This is an absolute classic anecdote. Dan Bricklin is one of the co-creators of the original spreadsheet Visicalc!

Monday, August 23, 2004

Intrusive Software

I hate software that's intrusive or attempts to make decisions for me or "guide" me to a decision favouring the software vendor. Check out this installation screen:

How about:

  • No and never bother me with this again!

I actually like the EasyShare software - this screen just peeved me off. I also hate software that installs all sorts of background services and Windows toolbar buttons without asking permission to. To this day, anything from Real Networks is software that's given a wide berth. I heard on an episode of "The Gilmore Gang" that Real have supposed to have toned down their "in your face" software attitude. Still don't believe it. Software vendors need to take into account the long term memory of users before deciding to treat their users without some basic level of respect. Microsoft are still living with the pain left in their customer's memory from years of problems - even when they're doing lots of things "right" in recent years (in my opinion anyway).

Wednesday, August 18, 2004

Longhorn Transparency

The great benefit of Microsoft's new development direction transparency is that it reduces the probability of real lemons (i.e. products that no one wants) since there is very early feedback. The problem with the long term transparency is that's its really difficult to get excited about the new technology after the initial rush. Take the Still Crazy After All These Bindings article by Chris Sells. Normally I would be really interested in .NET articles on data binding. My background is with process control and SCADA software development (visual representation of the physical world such as a mine or factory on the computer screen). In those technology sectors, data binding concepts have been an implicit aspect of such systems since time immemorial (well at least since the late 80s when I was first exposed to them).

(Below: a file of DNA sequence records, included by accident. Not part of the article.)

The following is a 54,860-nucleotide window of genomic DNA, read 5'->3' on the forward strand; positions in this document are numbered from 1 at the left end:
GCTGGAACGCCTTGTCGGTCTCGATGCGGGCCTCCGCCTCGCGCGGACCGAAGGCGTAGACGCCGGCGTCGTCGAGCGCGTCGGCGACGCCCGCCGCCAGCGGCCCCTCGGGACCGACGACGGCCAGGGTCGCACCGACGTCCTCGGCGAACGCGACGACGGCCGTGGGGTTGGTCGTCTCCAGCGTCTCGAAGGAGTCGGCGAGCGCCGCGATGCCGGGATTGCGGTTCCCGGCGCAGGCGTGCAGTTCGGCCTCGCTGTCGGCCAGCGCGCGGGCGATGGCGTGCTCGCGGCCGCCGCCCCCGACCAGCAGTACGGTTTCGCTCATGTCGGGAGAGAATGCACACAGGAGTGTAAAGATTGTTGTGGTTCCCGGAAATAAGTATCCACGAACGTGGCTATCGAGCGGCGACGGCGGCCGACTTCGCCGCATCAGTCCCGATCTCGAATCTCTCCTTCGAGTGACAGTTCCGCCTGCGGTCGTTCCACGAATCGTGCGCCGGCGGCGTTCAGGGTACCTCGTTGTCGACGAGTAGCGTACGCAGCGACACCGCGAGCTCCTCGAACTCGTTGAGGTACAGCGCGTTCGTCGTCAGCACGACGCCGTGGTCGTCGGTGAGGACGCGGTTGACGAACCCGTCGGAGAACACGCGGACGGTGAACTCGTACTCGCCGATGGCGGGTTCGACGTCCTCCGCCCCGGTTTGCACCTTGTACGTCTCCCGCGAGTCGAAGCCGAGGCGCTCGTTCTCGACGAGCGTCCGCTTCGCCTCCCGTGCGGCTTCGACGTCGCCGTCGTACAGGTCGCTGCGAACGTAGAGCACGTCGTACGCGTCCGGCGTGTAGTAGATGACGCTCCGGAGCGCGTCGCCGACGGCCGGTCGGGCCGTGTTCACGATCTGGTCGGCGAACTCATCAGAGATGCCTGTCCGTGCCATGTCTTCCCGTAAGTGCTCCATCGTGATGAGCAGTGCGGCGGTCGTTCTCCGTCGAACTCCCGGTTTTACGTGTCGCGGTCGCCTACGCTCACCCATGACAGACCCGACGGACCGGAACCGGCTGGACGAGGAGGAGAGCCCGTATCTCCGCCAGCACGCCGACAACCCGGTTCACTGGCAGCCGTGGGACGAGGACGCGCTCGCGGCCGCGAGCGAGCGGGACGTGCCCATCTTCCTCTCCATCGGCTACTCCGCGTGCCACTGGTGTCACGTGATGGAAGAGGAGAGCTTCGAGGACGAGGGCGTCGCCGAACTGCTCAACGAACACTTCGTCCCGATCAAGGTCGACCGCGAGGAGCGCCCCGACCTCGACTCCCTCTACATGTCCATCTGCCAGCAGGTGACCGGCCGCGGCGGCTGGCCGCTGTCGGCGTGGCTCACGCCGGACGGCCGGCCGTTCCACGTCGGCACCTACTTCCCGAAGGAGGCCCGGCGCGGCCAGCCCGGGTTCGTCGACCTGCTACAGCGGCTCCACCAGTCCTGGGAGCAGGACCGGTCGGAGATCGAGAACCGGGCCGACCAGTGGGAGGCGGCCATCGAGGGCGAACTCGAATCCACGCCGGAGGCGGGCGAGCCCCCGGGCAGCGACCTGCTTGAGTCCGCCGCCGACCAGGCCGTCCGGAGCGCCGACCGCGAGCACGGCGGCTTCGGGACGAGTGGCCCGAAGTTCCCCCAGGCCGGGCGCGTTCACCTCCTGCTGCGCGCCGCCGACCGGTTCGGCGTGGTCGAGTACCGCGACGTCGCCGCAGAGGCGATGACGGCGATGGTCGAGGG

The article relates to data binding in Longhorn. When first seeing it on my blog feeds, I clicked through to check it out. The problem was that it just didn't seem worth the effort to read the details. Longhorn is not going to be released until at least 2006. Even then its going to be 2 or more years before the momentum of a new major Windows release carries through to the general software development marketplace. Hey, it was three years after .NET was released before there was any movement in the software jobs marketplace for .NET developers. Whidbey isn't released yet and there's a whole bunch of functionality that I'm itching to use on real development work. Waiting for the data binding enhancements in Whidbey is frustrating enough, let alone waiting for Longhorn related functionality.